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Time for a Cuppa: raising awareness and funds for Admiral Nurses

Posted: 04/03/2020


Time for a Cuppa runs from 1-8 March 2020, and is an initiative organised by Dementia UK.

The event brings together colleagues, neighbours, friends and family over a cup of tea and some cake – with the aim of raising awareness of the need for specialist dementia nurses, Admiral Nurses, along with valuable funds for the service.

Admiral Nurses provide specialist assistance that families faced with dementia need, giving them one-to-one support, expert guidance and practical solutions to problems that they face when a family member has dementia.

There are currently 279 Admiral Nurses working in various settings, and the charity runs a dedicated Admiral Nurse Dementia Helpline, which is available to anyone who has questions about dementia, on 0800 888 6678, or by email, helpline@dementiauk.org.

Dementia refers to a range of conditions that lead to a deterioration in brain function. The symptoms include memory loss, behavioural changes, impaired judgement, problems with movement and difficulty controlling emotions. Common types of dementia include Alzheimer’s disease and vascular dementia.

Dementia sufferers can become confused and anxious, particularly in unfamiliar surroundings, and some tips to assist include:

  • ask people if they need assistance if they look confused or lost – sometimes a helping hand or an explanation is all people need;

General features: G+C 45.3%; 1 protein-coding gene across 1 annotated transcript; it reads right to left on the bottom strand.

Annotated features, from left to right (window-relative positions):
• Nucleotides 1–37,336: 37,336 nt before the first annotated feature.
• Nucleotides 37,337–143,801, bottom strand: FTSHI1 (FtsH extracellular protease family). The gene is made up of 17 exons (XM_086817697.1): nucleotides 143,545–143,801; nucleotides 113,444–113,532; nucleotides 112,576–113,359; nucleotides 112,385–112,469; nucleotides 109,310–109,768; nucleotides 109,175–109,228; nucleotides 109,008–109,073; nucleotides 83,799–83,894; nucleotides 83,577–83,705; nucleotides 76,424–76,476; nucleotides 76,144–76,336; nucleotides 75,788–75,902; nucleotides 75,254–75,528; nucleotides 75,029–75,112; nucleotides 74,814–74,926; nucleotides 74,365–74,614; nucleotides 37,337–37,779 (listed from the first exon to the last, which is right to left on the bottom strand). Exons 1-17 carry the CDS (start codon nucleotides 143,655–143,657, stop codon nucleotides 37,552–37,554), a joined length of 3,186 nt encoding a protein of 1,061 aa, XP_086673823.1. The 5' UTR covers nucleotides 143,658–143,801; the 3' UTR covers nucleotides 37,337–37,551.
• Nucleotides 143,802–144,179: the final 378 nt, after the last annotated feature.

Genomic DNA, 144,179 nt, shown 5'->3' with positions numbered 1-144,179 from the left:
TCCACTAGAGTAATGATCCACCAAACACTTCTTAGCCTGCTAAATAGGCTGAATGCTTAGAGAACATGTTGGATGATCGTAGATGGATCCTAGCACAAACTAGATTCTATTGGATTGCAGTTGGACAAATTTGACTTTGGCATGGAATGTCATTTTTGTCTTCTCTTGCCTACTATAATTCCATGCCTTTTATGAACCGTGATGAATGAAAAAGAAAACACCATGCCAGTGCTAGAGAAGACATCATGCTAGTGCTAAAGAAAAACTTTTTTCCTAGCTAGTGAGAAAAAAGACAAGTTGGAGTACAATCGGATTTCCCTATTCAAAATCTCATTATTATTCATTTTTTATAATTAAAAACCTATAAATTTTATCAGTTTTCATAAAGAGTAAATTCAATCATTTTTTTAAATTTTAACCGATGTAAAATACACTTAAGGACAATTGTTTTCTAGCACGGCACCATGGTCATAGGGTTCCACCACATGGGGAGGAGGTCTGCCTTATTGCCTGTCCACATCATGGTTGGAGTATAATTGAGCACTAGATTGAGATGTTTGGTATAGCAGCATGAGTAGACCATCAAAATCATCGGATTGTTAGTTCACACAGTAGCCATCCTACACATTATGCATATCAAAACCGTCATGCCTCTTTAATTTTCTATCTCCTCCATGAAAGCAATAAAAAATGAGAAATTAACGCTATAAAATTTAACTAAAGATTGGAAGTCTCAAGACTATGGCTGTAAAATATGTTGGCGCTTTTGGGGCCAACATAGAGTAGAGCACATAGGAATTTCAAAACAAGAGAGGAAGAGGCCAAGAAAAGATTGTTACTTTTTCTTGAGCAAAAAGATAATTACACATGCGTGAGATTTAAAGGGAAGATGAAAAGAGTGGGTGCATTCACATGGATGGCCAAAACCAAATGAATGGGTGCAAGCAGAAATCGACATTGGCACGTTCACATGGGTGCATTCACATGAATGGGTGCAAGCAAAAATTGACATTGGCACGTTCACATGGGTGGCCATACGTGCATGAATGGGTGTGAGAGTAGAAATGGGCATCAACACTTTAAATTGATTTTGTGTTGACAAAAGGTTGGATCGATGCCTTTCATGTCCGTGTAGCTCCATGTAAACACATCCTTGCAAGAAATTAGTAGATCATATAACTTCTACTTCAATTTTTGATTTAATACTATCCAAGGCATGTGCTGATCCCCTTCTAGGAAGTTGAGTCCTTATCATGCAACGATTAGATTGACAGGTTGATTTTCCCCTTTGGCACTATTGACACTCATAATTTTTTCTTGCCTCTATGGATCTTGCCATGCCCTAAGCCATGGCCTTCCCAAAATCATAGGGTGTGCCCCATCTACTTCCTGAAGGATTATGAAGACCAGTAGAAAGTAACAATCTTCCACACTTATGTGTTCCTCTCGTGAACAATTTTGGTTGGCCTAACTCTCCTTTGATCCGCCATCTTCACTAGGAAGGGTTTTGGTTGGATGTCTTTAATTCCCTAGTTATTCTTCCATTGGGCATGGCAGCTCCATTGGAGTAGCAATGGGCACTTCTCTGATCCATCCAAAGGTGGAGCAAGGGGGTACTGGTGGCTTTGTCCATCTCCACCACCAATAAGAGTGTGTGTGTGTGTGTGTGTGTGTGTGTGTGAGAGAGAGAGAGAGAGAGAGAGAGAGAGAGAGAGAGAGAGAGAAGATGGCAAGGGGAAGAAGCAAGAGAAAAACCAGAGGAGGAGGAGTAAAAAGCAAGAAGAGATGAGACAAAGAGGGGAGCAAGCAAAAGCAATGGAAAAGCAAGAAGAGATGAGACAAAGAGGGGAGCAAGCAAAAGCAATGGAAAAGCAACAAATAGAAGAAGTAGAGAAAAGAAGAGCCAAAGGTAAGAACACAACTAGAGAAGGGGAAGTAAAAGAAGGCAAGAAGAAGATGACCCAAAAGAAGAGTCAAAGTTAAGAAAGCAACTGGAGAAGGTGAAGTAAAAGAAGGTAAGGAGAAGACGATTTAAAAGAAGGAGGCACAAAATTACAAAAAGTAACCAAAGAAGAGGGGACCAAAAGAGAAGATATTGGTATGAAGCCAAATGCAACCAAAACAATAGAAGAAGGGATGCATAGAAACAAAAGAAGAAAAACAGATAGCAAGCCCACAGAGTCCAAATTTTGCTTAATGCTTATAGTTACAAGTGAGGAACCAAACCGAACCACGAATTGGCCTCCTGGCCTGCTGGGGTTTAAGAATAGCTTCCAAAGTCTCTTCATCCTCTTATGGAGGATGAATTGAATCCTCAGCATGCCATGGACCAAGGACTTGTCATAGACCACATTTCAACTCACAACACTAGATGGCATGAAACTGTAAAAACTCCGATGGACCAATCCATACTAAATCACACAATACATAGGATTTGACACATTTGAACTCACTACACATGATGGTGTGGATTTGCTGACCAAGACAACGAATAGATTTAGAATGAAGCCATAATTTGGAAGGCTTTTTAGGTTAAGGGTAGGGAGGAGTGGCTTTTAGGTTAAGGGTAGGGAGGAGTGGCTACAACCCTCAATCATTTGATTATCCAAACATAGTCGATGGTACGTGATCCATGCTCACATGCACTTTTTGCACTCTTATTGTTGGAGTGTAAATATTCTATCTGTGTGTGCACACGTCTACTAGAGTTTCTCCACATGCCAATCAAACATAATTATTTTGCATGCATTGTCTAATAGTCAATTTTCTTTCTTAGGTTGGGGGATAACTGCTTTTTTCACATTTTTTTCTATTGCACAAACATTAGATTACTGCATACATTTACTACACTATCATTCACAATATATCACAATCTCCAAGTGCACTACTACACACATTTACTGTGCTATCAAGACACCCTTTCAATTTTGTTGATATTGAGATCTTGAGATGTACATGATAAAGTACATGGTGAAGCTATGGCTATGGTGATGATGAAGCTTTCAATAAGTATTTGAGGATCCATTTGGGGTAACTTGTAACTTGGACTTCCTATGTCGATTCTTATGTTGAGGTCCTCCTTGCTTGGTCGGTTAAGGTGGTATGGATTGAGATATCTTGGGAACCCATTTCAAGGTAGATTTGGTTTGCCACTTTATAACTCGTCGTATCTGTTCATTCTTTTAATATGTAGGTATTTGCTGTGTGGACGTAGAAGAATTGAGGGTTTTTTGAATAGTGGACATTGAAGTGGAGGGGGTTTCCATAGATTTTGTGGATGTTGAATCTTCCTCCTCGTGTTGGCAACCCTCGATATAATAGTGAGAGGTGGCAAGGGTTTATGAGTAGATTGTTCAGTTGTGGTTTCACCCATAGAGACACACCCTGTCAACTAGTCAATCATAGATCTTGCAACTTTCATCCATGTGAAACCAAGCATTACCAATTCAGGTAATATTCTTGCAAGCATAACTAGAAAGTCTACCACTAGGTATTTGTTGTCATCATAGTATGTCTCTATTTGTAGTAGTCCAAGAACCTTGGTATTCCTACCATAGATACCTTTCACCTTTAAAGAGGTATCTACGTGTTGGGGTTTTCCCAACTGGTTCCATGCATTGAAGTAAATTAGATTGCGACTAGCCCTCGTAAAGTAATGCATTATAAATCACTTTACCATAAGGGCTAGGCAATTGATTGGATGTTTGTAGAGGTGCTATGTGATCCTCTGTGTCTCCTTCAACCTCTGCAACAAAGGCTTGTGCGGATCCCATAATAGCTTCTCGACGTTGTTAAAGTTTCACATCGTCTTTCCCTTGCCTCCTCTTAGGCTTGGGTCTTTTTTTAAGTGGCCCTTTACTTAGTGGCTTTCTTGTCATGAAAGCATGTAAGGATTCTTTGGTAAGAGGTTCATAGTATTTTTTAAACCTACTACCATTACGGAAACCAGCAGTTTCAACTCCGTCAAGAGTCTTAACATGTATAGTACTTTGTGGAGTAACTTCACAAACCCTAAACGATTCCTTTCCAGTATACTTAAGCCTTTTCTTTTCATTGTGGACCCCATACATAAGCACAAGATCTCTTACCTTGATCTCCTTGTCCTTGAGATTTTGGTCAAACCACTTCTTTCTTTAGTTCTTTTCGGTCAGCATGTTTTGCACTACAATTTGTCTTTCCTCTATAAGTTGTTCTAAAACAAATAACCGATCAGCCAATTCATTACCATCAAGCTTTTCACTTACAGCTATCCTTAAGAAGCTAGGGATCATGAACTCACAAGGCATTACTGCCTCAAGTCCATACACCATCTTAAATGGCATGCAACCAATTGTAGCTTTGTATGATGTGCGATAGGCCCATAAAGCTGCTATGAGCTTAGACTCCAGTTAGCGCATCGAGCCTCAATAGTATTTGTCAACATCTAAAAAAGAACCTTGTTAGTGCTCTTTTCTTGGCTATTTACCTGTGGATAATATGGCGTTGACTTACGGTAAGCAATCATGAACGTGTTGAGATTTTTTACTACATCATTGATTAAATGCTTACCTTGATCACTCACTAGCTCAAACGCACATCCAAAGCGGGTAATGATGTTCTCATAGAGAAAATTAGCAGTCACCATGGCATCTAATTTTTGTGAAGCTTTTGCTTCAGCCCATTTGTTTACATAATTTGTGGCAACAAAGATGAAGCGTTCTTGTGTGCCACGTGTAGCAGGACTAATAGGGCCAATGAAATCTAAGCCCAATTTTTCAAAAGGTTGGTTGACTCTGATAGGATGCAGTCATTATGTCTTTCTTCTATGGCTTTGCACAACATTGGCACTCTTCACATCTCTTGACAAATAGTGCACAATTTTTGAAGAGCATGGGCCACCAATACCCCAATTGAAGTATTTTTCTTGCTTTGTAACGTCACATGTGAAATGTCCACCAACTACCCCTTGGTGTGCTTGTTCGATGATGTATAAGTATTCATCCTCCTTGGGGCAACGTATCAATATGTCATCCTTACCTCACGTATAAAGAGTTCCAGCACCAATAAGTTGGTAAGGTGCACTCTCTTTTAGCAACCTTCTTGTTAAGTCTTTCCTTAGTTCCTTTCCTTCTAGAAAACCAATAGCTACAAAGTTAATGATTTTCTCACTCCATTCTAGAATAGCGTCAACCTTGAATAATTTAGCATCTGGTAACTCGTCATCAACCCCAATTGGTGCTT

• ask questions and learn about dementia – helping people feel understood and having the confidence to ask questions will gradually help make talking about dementia part of our everyday life;
  • take the time to listen to dementia sufferers and their families. Living with dementia should not mean being ignored or left out of conversations;
  • be there for carers and loved ones as well as sufferers themselves – caring for, living with and supporting people with dementia can be difficult and tiring. Offering a hand to family members and friends can be valuable too;
  • carry on inviting people out after their diagnosis – support can be as simple as continuing to include people in a friendship group.

Emily Hartland, associate in Penningtons Manches Cooper’s clinical negligence team, said: “Dementia can be a frightening diagnosis to receive, both for the patient and for family members. Time for a Cuppa is a valuable opportunity to share experiences, and to raise awareness of the availability of specialist care. Patients with dementia can be amongst the most vulnerable and we should take every opportunity to understand their individual needs.”


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